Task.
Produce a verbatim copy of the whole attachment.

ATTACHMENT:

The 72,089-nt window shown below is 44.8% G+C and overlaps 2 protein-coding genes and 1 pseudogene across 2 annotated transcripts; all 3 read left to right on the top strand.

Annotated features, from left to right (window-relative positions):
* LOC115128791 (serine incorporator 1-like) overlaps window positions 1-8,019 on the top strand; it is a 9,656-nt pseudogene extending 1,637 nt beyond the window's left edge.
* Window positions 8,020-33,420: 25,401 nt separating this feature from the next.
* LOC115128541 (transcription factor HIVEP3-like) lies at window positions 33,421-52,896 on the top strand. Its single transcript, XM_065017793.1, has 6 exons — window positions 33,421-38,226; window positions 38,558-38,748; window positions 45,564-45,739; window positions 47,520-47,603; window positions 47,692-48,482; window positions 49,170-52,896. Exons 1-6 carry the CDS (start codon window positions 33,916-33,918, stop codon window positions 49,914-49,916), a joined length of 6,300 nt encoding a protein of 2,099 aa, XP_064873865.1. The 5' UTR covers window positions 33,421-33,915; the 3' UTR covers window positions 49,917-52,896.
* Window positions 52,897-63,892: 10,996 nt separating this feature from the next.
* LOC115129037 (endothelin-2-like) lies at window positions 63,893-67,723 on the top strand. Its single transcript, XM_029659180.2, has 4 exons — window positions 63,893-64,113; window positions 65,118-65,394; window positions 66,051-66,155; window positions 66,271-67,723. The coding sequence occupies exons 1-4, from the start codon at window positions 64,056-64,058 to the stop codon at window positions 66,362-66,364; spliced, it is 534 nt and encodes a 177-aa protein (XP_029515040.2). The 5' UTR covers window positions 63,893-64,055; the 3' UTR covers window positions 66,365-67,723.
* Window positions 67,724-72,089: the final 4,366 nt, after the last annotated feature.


The 72,089-nt window shown below is 44.8% G+C and overlaps 2 protein-coding genes and 1 pseudogene across 2 annotated transcripts; all 3 read left to right on the top strand.

Annotated features, from left to right (window-relative positions):
* LOC115128791 (serine incorporator 1-like) overlaps window positions 1-8,019 on the top strand; it is a 9,656-nt pseudogene extending 1,637 nt beyond the window's left edge.
* Window positions 8,020-33,420: 25,401 nt separating this feature from the next.
* LOC115128541 (transcription factor HIVEP3-like) lies at window positions 33,421-52,896 on the top strand. Its single transcript, XM_065017793.1, has 6 exons — window positions 33,421-38,226; window positions 38,558-38,748; window positions 45,564-45,739; window positions 47,520-47,603; window positions 47,692-48,482; window positions 49,170-52,896. Exons 1-6 carry the CDS (start codon window positions 33,916-33,918, stop codon window positions 49,914-49,916), a joined length of 6,300 nt encoding a protein of 2,099 aa, XP_064873865.1. The 5' UTR covers window positions 33,421-33,915; the 3' UTR covers window positions 49,917-52,896.
* Window positions 52,897-63,892: 10,996 nt separating this feature from the next.
* LOC115129037 (endothelin-2-like) lies at window positions 63,893-67,723 on the top strand. Its single transcript, XM_029659180.2, has 4 exons — window positions 63,893-64,113; window positions 65,118-65,394; window positions 66,051-66,155; window positions 66,271-67,723. The coding sequence occupies exons 1-4, from the start codon at window positions 64,056-64,058 to the stop codon at window positions 66,362-66,364; spliced, it is 534 nt and encodes a 177-aa protein (XP_029515040.2). The 5' UTR covers window positions 63,893-64,055; the 3' UTR covers window positions 66,365-67,723.
* Window positions 67,724-72,089: the final 4,366 nt, after the last annotated feature.